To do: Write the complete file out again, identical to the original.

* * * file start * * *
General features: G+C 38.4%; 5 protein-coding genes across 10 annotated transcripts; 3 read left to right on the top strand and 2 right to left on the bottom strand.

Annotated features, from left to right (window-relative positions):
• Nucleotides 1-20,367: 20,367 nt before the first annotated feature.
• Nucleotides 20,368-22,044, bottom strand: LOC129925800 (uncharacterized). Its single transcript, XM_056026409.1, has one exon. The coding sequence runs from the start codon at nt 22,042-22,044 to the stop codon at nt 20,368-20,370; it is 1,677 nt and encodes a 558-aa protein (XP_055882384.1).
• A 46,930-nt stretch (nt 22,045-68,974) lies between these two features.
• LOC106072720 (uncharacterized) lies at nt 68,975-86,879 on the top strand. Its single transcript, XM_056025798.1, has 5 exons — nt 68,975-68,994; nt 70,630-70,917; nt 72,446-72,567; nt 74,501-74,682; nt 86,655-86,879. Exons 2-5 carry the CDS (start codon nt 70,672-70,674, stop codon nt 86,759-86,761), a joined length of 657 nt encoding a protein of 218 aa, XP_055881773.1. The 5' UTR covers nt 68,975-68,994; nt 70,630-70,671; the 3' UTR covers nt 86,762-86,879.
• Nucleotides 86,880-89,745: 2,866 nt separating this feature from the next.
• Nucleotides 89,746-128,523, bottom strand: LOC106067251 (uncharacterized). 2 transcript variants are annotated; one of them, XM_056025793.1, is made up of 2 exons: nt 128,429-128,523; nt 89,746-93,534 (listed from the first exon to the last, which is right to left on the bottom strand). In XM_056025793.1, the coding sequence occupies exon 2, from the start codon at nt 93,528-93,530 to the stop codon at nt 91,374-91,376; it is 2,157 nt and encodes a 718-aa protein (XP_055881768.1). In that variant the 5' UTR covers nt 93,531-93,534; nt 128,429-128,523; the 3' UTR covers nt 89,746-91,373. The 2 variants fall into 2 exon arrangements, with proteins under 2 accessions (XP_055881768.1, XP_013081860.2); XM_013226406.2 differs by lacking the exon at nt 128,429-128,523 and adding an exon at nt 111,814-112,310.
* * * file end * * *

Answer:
General features: G+C 38.4%; 5 protein-coding genes across 10 annotated transcripts; 3 read left to right on the top strand and 2 right to left on the bottom strand.

Annotated features, from left to right (window-relative positions):
• Nucleotides 1-20,367: 20,367 nt before the first annotated feature.
• Nucleotides 20,368-22,044, bottom strand: LOC129925800 (uncharacterized). Its single transcript, XM_056026409.1, has one exon. The coding sequence runs from the start codon at nt 22,042-22,044 to the stop codon at nt 20,368-20,370; it is 1,677 nt and encodes a 558-aa protein (XP_055882384.1).
• A 46,930-nt stretch (nt 22,045-68,974) lies between these two features.
• LOC106072720 (uncharacterized) lies at nt 68,975-86,879 on the top strand. Its single transcript, XM_056025798.1, has 5 exons — nt 68,975-68,994; nt 70,630-70,917; nt 72,446-72,567; nt 74,501-74,682; nt 86,655-86,879. Exons 2-5 carry the CDS (start codon nt 70,672-70,674, stop codon nt 86,759-86,761), a joined length of 657 nt encoding a protein of 218 aa, XP_055881773.1. The 5' UTR covers nt 68,975-68,994; nt 70,630-70,671; the 3' UTR covers nt 86,762-86,879.
• Nucleotides 86,880-89,745: 2,866 nt separating this feature from the next.
• Nucleotides 89,746-128,523, bottom strand: LOC106067251 (uncharacterized). 2 transcript variants are annotated; one of them, XM_056025793.1, is made up of 2 exons: nt 128,429-128,523; nt 89,746-93,534 (listed from the first exon to the last, which is right to left on the bottom strand). In XM_056025793.1, the coding sequence occupies exon 2, from the start codon at nt 93,528-93,530 to the stop codon at nt 91,374-91,376; it is 2,157 nt and encodes a 718-aa protein (XP_055881768.1). In that variant the 5' UTR covers nt 93,531-93,534; nt 128,429-128,523; the 3' UTR covers nt 89,746-91,373. The 2 variants fall into 2 exon arrangements, with proteins under 2 accessions (XP_055881768.1, XP_013081860.2); XM_013226406.2 differs by lacking the exon at nt 128,429-128,523 and adding an exon at nt 111,814-112,310.